Who Owns Space?

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Space governance is a complex issue that has become increasingly important as more countries and private companies launch missions. With outer space growing increasingly crowded, the United States needs to weigh the benefits and risks of recognizing space as a shared global commons.

Students will understand that as space exploration advances and involves more countries and private enterprises, new challenges arise for governing space exploration and managing a growing number of sometimes diverging interests.

The Situation

Since the first spaceflight in the 1950s, policymakers have debated how outer space should be governed. Now, growing numbers of countries and private enterprises are launching missions into space. As a result, the issue of space policy has taken on new importance. Governments and, increasingly, private companies have sought to harness the potential of outer space. Most immediately, that includes creating and expanding satellite networks to provide services such as Global Positioning System (GPS) navigation and internet connectivity. As space exploration continues to advance, many spacefarers envision mining valuable resources from celestial bodies such as the moon or asteroids. Such mining could have tremendous consequences. It could unlock trillions of dollars in new wealth. It could enable scientific breakthroughs in the study of outer space. It could even facilitate the construction of permanent facilities on the moon that could pave the way for deeper space exploration. The prospect of vast economic and scientific opportunity has fueled growing interest in space exploration. However, observers have also warned that without careful management, space exploration risks causing overcrowding. It also risks opening the door for new competition or conflict over space. Policymakers considering space governance therefore need to consider a vital question: Who owns outer space?

The debate over space governance centers on how policymakers define outer space. Some argue that space should be governed as a “global commons,” meaning that all countries are entitled to share it. That would mean no one country or enterprise can claim ownership of objects in space. Most of all, any use of space or the resources within space would need to be internationally negotiated. That is how the world’s governments treat Earth’s oceans and atmosphere, as well as Antarctica.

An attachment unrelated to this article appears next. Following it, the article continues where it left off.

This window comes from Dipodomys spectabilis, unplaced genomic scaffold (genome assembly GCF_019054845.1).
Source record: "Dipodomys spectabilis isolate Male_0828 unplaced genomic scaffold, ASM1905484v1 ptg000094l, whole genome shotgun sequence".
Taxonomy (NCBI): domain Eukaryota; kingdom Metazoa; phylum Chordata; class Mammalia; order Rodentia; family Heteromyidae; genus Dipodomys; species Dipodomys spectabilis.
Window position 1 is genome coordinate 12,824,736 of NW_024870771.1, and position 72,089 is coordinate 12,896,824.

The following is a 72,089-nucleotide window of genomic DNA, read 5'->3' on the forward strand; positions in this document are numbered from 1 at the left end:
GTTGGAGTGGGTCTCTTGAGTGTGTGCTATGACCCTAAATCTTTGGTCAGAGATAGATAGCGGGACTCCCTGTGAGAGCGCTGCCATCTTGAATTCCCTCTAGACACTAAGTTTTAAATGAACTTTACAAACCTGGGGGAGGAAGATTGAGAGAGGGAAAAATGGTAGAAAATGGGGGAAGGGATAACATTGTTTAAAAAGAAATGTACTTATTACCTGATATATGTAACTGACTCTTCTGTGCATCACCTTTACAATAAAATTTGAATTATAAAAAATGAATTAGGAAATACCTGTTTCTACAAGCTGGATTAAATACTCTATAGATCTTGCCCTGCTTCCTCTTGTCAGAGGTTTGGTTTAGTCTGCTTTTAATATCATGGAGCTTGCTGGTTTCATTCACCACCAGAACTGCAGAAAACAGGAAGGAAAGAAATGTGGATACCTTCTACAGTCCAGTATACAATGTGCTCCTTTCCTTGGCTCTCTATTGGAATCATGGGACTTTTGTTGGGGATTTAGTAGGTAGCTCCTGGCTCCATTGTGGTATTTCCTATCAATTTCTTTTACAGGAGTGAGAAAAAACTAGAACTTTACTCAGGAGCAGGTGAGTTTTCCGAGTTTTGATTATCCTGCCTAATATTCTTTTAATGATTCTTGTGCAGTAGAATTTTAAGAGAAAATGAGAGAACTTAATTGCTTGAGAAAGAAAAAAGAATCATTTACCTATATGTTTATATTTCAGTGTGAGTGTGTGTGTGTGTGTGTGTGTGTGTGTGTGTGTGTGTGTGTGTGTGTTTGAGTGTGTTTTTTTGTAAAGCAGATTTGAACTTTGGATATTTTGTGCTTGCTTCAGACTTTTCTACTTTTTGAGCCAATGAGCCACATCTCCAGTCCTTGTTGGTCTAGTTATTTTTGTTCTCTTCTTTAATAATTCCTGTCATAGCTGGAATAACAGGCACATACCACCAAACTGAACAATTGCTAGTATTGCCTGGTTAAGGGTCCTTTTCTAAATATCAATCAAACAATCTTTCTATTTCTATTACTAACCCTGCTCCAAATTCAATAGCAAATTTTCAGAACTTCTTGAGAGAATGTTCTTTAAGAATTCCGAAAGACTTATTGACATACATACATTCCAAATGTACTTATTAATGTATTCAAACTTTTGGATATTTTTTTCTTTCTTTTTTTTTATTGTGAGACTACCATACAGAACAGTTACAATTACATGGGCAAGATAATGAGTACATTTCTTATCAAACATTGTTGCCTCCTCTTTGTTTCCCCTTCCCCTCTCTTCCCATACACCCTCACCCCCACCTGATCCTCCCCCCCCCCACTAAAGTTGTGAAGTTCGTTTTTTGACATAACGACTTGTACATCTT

Proponents of recognizing space as a global commons argue that space should be a domain of peaceful cooperation and needs to be internationally governed. Without careful management, they claim, near-Earth orbit could become overcrowded with satellites and debris. That could prevent new missions from launching safely. Competition for orbital space, natural resources, or territory on celestial objects could further become a source of international tension: competing missions could risk colliding, for instance. At the worst, competition over outer space could even spark international conflicts. Those clashes could pave the way for countries to position weapons in space, such as missile systems or anti-satellite weapons.

Other policymakers and private enterprises worry that designating space as a global commons could destroy the growing momentum of space exploration. They say it could block spacefarers and the broader public from accessing space’s economic and scientific potential. Especially as commercial space operations are still in their infancy, some policymakers and lobbyists argue that such policies could discourage innovation. They worry that investment could slow without the profit motive of being able to claim resources. In such an environment, they argue, new technologies for space travel or satellite services could be slow to develop. They warn that more advanced space operations—such as the mining of resources or the establishment of permanent outposts on celestial bodies—could fail to materialize.